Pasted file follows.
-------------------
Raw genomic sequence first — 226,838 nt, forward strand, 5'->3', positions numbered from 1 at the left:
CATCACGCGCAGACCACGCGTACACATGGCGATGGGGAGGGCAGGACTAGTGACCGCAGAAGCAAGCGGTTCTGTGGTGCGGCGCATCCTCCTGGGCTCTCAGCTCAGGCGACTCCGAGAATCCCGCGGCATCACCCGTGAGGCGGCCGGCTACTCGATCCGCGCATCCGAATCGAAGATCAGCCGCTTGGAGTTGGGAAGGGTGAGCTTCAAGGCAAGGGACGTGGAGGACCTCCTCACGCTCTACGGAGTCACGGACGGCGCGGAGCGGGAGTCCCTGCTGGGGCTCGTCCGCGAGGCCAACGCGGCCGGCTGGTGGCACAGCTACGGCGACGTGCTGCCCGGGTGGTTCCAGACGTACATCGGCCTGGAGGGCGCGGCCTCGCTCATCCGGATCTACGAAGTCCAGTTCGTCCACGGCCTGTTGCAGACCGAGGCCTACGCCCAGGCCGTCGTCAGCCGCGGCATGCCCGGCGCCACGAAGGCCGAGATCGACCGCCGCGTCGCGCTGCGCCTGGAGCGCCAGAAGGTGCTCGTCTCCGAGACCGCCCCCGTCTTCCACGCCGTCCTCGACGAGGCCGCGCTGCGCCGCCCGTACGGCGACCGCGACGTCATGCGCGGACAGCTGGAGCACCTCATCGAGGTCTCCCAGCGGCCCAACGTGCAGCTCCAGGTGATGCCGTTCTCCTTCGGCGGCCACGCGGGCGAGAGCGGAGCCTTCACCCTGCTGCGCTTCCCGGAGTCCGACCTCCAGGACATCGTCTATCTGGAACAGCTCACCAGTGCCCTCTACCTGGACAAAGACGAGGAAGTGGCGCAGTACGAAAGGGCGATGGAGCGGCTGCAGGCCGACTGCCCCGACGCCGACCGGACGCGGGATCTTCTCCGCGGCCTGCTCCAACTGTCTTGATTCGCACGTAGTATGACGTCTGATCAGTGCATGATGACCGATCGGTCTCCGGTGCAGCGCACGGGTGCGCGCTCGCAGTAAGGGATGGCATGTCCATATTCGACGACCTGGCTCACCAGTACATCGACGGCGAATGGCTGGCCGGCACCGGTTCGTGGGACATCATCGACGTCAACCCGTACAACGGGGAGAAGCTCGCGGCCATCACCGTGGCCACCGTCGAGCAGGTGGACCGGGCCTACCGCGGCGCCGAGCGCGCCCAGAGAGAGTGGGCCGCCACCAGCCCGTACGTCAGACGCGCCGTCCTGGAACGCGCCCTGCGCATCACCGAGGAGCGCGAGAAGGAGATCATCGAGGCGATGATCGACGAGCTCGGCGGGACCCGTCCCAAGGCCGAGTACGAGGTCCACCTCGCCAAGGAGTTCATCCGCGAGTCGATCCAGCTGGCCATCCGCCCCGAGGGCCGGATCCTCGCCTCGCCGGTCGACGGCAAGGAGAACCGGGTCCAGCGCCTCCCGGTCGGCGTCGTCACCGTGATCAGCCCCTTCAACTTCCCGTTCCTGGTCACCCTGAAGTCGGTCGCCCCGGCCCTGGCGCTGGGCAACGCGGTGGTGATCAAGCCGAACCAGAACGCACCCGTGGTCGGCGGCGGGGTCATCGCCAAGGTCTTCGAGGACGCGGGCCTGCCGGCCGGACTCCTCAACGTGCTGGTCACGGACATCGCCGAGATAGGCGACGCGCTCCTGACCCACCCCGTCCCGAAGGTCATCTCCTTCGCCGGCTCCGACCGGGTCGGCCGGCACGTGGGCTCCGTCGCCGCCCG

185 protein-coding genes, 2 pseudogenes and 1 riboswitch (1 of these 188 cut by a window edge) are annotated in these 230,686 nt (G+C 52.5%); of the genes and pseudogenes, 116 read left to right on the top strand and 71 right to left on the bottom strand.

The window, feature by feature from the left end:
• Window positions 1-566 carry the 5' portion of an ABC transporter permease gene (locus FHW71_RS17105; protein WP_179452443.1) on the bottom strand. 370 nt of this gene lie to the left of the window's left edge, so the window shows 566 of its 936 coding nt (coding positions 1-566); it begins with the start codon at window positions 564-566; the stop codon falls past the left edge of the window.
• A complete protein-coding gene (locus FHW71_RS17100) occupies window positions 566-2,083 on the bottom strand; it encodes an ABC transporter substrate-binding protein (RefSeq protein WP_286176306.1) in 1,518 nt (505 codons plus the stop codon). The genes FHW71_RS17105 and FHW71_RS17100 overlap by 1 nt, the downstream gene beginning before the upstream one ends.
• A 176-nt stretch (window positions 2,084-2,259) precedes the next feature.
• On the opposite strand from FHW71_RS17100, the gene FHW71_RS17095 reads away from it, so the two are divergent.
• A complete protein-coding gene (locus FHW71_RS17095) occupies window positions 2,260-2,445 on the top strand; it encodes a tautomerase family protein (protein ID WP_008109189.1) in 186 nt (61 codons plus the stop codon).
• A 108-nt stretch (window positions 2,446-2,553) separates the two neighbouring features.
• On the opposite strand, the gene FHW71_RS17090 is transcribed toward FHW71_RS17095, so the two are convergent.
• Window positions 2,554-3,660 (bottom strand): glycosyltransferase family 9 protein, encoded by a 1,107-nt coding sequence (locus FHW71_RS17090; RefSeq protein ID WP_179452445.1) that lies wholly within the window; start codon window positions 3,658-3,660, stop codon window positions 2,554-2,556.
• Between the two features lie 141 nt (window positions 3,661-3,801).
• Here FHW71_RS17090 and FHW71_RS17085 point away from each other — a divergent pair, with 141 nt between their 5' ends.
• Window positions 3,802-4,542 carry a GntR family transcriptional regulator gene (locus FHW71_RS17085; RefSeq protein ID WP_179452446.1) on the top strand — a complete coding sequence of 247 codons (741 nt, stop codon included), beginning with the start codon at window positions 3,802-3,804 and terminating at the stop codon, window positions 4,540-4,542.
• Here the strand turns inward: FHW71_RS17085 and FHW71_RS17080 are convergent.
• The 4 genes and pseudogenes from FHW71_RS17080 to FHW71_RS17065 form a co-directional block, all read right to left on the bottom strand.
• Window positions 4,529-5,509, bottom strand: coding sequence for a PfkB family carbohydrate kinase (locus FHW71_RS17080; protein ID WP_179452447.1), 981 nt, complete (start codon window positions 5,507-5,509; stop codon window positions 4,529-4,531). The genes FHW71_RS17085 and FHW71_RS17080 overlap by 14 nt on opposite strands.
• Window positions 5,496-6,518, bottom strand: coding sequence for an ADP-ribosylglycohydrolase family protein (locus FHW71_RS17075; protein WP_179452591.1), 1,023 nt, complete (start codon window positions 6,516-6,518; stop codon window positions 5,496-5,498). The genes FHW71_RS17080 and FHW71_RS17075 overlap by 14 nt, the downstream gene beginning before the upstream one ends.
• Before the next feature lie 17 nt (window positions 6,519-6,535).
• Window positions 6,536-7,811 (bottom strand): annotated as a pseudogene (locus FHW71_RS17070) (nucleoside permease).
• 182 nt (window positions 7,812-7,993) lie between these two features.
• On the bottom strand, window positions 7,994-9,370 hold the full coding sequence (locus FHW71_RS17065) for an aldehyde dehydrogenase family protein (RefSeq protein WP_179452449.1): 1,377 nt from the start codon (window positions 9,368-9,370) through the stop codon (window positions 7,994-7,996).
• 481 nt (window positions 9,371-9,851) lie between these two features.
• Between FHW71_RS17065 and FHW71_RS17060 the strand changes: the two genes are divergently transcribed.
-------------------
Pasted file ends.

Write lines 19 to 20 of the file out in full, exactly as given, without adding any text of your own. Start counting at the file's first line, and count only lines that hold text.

• Window positions 5,496-6,518, bottom strand: coding sequence for an ADP-ribosylglycohydrolase family protein (locus FHW71_RS17075; protein WP_179452591.1), 1,023 nt, complete (start codon window positions 6,516-6,518; stop codon window positions 5,496-5,498). The genes FHW71_RS17080 and FHW71_RS17075 overlap by 14 nt, the downstream gene beginning before the upstream one ends.
• Before the next feature lie 17 nt (window positions 6,519-6,535).